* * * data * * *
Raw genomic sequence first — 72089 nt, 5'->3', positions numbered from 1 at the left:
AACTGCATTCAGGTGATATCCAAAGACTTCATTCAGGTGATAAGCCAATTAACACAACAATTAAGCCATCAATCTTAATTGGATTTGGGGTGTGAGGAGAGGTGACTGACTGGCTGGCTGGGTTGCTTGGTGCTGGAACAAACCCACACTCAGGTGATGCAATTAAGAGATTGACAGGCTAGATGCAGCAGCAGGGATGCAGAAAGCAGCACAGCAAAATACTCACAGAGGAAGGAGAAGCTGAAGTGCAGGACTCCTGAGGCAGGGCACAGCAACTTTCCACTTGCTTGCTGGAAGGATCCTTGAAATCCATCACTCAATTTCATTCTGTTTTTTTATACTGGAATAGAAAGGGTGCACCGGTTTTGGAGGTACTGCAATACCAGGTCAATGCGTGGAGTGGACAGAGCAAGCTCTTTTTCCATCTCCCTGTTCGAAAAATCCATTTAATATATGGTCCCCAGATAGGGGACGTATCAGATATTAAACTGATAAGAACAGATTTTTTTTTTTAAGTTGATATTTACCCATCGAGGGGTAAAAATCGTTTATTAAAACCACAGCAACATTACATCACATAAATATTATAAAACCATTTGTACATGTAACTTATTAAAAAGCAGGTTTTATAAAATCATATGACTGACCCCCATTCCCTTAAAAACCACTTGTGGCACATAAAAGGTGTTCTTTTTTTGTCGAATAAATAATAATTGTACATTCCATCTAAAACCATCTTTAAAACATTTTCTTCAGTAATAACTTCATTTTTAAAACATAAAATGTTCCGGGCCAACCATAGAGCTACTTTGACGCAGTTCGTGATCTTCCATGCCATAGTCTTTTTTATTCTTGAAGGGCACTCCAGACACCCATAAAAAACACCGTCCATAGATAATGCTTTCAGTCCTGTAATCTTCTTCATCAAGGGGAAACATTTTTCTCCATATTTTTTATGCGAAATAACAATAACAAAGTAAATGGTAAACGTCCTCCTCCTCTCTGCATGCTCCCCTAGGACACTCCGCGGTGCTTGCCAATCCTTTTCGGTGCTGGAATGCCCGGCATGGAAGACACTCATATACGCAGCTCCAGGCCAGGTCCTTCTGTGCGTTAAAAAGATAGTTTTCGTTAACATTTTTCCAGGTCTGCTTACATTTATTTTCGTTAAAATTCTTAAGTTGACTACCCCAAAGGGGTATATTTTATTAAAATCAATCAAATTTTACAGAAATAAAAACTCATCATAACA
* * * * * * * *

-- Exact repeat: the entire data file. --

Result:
Raw genomic sequence first — 72089 nt, 5'->3', positions numbered from 1 at the left:
AACTGCATTCAGGTGATATCCAAAGACTTCATTCAGGTGATAAGCCAATTAACACAACAATTAAGCCATCAATCTTAATTGGATTTGGGGTGTGAGGAGAGGTGACTGACTGGCTGGCTGGGTTGCTTGGTGCTGGAACAAACCCACACTCAGGTGATGCAATTAAGAGATTGACAGGCTAGATGCAGCAGCAGGGATGCAGAAAGCAGCACAGCAAAATACTCACAGAGGAAGGAGAAGCTGAAGTGCAGGACTCCTGAGGCAGGGCACAGCAACTTTCCACTTGCTTGCTGGAAGGATCCTTGAAATCCATCACTCAATTTCATTCTGTTTTTTTATACTGGAATAGAAAGGGTGCACCGGTTTTGGAGGTACTGCAATACCAGGTCAATGCGTGGAGTGGACAGAGCAAGCTCTTTTTCCATCTCCCTGTTCGAAAAATCCATTTAATATATGGTCCCCAGATAGGGGACGTATCAGATATTAAACTGATAAGAACAGATTTTTTTTTTTAAGTTGATATTTACCCATCGAGGGGTAAAAATCGTTTATTAAAACCACAGCAACATTACATCACATAAATATTATAAAACCATTTGTACATGTAACTTATTAAAAAGCAGGTTTTATAAAATCATATGACTGACCCCCATTCCCTTAAAAACCACTTGTGGCACATAAAAGGTGTTCTTTTTTTGTCGAATAAATAATAATTGTACATTCCATCTAAAACCATCTTTAAAACATTTTCTTCAGTAATAACTTCATTTTTAAAACATAAAATGTTCCGGGCCAACCATAGAGCTACTTTGACGCAGTTCGTGATCTTCCATGCCATAGTCTTTTTTATTCTTGAAGGGCACTCCAGACACCCATAAAAAACACCGTCCATAGATAATGCTTTCAGTCCTGTAATCTTCTTCATCAAGGGGAAACATTTTTCTCCATATTTTTTATGCGAAATAACAATAACAAAGTAAATGGTAAACGTCCTCCTCCTCTCTGCATGCTCCCCTAGGACACTCCGCGGTGCTTGCCAATCCTTTTCGGTGCTGGAATGCCCGGCATGGAAGACACTCATATACGCAGCTCCAGGCCAGGTCCTTCTGTGCGTTAAAAAGATAGTTTTCGTTAACATTTTTCCAGGTCTGCTTACATTTATTTTCGTTAAAATTCTTAAGTTGACTACCCCAAAGGGGTATATTTTATTAAAATCAATCAAATTTTACAGAAATAAAAACTCATCATAACA